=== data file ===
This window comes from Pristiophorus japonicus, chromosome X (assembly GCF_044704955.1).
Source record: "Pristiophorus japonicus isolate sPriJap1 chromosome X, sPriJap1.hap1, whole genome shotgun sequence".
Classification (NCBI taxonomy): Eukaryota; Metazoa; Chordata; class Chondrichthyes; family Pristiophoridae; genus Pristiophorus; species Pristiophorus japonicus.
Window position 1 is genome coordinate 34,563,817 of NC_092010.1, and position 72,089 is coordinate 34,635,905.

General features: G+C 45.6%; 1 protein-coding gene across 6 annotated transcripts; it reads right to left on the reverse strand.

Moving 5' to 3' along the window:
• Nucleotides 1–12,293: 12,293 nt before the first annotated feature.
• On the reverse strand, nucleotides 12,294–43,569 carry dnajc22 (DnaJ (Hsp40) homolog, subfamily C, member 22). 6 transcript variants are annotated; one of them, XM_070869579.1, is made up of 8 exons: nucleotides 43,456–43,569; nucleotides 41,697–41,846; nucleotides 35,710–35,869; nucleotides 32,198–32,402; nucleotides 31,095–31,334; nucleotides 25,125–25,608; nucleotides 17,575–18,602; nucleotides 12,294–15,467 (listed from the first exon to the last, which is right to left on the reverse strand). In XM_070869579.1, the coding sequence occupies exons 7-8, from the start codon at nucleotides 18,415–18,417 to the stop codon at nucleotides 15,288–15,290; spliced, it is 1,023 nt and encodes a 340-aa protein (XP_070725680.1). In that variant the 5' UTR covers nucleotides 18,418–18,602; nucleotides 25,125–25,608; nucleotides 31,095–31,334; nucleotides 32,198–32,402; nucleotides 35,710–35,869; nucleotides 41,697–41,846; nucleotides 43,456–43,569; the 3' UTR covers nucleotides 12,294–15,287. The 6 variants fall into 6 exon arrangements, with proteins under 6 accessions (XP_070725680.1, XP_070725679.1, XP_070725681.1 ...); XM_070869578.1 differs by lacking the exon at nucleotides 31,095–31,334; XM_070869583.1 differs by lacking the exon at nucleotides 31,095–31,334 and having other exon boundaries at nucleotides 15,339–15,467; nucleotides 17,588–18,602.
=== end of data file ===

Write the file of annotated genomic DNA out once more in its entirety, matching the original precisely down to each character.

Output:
This window comes from Pristiophorus japonicus, chromosome X (assembly GCF_044704955.1).
Source record: "Pristiophorus japonicus isolate sPriJap1 chromosome X, sPriJap1.hap1, whole genome shotgun sequence".
Classification (NCBI taxonomy): Eukaryota; Metazoa; Chordata; class Chondrichthyes; family Pristiophoridae; genus Pristiophorus; species Pristiophorus japonicus.
Window position 1 is genome coordinate 34,563,817 of NC_092010.1, and position 72,089 is coordinate 34,635,905.

General features: G+C 45.6%; 1 protein-coding gene across 6 annotated transcripts; it reads right to left on the reverse strand.

Moving 5' to 3' along the window:
• Nucleotides 1–12,293: 12,293 nt before the first annotated feature.
• On the reverse strand, nucleotides 12,294–43,569 carry dnajc22 (DnaJ (Hsp40) homolog, subfamily C, member 22). 6 transcript variants are annotated; one of them, XM_070869579.1, is made up of 8 exons: nucleotides 43,456–43,569; nucleotides 41,697–41,846; nucleotides 35,710–35,869; nucleotides 32,198–32,402; nucleotides 31,095–31,334; nucleotides 25,125–25,608; nucleotides 17,575–18,602; nucleotides 12,294–15,467 (listed from the first exon to the last, which is right to left on the reverse strand). In XM_070869579.1, the coding sequence occupies exons 7-8, from the start codon at nucleotides 18,415–18,417 to the stop codon at nucleotides 15,288–15,290; spliced, it is 1,023 nt and encodes a 340-aa protein (XP_070725680.1). In that variant the 5' UTR covers nucleotides 18,418–18,602; nucleotides 25,125–25,608; nucleotides 31,095–31,334; nucleotides 32,198–32,402; nucleotides 35,710–35,869; nucleotides 41,697–41,846; nucleotides 43,456–43,569; the 3' UTR covers nucleotides 12,294–15,287. The 6 variants fall into 6 exon arrangements, with proteins under 6 accessions (XP_070725680.1, XP_070725679.1, XP_070725681.1 ...); XM_070869578.1 differs by lacking the exon at nucleotides 31,095–31,334; XM_070869583.1 differs by lacking the exon at nucleotides 31,095–31,334 and having other exon boundaries at nucleotides 15,339–15,467; nucleotides 17,588–18,602.